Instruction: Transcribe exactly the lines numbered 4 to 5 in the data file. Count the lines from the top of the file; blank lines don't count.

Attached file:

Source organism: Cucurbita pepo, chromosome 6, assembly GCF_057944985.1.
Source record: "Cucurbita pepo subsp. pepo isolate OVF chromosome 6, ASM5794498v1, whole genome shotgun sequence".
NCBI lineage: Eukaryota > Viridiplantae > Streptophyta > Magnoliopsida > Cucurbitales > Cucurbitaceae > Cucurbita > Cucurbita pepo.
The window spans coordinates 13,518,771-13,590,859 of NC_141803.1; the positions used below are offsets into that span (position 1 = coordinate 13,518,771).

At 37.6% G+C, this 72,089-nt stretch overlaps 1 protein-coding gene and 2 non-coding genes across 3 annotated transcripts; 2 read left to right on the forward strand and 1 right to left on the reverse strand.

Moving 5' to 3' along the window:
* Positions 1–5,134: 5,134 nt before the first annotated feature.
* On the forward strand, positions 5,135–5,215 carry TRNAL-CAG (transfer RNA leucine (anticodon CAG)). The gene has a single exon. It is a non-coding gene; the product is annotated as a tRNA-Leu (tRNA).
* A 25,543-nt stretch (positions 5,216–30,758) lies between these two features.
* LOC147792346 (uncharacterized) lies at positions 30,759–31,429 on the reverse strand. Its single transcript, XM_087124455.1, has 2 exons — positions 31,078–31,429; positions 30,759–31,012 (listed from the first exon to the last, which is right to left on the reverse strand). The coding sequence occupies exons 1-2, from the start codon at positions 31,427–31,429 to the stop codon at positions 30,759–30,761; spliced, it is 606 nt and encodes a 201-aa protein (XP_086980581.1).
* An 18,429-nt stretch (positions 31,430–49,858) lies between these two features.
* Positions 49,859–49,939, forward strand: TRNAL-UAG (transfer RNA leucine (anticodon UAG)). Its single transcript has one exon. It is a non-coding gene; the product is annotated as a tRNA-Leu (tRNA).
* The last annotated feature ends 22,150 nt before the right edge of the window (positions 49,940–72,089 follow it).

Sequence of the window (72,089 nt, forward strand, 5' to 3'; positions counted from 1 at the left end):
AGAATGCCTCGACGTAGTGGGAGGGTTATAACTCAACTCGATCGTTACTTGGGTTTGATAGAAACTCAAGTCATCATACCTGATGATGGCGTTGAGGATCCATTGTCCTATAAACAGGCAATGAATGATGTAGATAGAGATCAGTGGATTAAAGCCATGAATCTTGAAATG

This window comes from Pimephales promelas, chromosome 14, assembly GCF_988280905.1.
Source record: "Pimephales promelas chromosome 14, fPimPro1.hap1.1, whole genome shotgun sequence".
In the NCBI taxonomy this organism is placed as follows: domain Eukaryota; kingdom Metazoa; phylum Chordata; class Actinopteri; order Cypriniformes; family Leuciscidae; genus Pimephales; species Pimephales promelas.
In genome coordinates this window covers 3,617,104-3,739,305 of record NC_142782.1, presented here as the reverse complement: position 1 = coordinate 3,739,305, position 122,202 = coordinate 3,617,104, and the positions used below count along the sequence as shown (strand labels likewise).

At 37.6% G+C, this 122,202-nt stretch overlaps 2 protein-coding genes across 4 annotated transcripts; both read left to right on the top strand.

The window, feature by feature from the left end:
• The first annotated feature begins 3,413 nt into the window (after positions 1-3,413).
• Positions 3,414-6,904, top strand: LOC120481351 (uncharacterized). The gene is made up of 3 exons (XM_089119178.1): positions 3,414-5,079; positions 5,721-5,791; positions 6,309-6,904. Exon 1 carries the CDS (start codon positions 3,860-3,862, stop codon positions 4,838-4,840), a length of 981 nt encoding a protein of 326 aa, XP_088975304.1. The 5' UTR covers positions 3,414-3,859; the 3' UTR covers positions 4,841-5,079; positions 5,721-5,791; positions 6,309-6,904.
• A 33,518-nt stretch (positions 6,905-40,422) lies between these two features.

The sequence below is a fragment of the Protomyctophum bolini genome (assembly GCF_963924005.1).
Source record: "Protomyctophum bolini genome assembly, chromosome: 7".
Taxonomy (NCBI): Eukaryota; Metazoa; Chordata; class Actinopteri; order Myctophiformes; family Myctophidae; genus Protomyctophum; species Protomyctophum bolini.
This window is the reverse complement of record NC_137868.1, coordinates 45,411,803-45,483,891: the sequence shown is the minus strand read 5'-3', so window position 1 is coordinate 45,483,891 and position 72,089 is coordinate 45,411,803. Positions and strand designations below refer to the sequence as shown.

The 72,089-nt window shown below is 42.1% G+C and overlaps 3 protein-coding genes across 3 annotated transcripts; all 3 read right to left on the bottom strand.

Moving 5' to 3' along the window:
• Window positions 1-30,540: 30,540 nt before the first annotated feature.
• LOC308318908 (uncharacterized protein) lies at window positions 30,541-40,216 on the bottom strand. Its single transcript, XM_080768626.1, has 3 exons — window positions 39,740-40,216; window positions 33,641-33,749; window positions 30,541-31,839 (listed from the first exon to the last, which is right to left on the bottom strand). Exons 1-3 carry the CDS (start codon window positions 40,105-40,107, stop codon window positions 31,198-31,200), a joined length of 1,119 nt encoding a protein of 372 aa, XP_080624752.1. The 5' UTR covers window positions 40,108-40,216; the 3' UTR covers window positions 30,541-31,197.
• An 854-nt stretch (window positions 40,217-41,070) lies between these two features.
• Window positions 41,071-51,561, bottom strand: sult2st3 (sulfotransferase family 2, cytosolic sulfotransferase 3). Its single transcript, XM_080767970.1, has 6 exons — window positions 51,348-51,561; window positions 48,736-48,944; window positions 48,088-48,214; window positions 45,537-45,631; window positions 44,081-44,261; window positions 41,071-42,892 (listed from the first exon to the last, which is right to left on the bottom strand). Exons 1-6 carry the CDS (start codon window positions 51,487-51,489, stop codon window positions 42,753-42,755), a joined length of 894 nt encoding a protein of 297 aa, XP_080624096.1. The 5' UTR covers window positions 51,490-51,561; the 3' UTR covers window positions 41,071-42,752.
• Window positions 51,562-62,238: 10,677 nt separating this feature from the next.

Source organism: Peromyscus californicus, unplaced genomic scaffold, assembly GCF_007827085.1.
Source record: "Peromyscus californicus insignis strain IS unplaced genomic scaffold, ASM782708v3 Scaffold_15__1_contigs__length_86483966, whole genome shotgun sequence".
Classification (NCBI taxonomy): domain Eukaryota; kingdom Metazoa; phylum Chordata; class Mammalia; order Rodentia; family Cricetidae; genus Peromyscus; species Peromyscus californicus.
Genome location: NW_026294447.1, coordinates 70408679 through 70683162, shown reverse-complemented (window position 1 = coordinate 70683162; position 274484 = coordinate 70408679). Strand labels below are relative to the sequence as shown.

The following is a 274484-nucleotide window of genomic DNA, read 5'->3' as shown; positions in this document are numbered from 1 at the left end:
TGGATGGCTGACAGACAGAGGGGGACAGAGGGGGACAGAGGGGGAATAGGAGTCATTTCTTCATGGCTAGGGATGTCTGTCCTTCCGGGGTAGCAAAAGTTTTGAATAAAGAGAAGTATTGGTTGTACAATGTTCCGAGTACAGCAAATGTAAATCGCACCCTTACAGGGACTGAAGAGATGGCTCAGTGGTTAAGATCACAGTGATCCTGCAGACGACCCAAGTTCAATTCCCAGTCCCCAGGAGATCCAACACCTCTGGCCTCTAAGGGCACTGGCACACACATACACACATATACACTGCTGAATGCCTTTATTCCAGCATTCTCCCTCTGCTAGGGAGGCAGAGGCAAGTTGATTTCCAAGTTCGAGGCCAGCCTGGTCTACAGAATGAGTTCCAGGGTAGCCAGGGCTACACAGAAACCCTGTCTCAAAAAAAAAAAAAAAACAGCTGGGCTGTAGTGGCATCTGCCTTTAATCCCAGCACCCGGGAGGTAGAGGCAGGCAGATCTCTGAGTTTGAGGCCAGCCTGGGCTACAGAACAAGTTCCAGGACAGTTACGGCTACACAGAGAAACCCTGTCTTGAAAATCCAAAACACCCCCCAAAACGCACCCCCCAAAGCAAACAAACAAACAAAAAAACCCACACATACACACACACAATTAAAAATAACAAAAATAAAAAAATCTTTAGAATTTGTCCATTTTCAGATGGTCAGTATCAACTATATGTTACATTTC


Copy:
The window spans coordinates 13,518,771-13,590,859 of NC_141803.1; the positions used below are offsets into that span (position 1 = coordinate 13,518,771).

At 37.6% G+C, this 72,089-nt stretch overlaps 1 protein-coding gene and 2 non-coding genes across 3 annotated transcripts; 2 read left to right on the forward strand and 1 right to left on the reverse strand.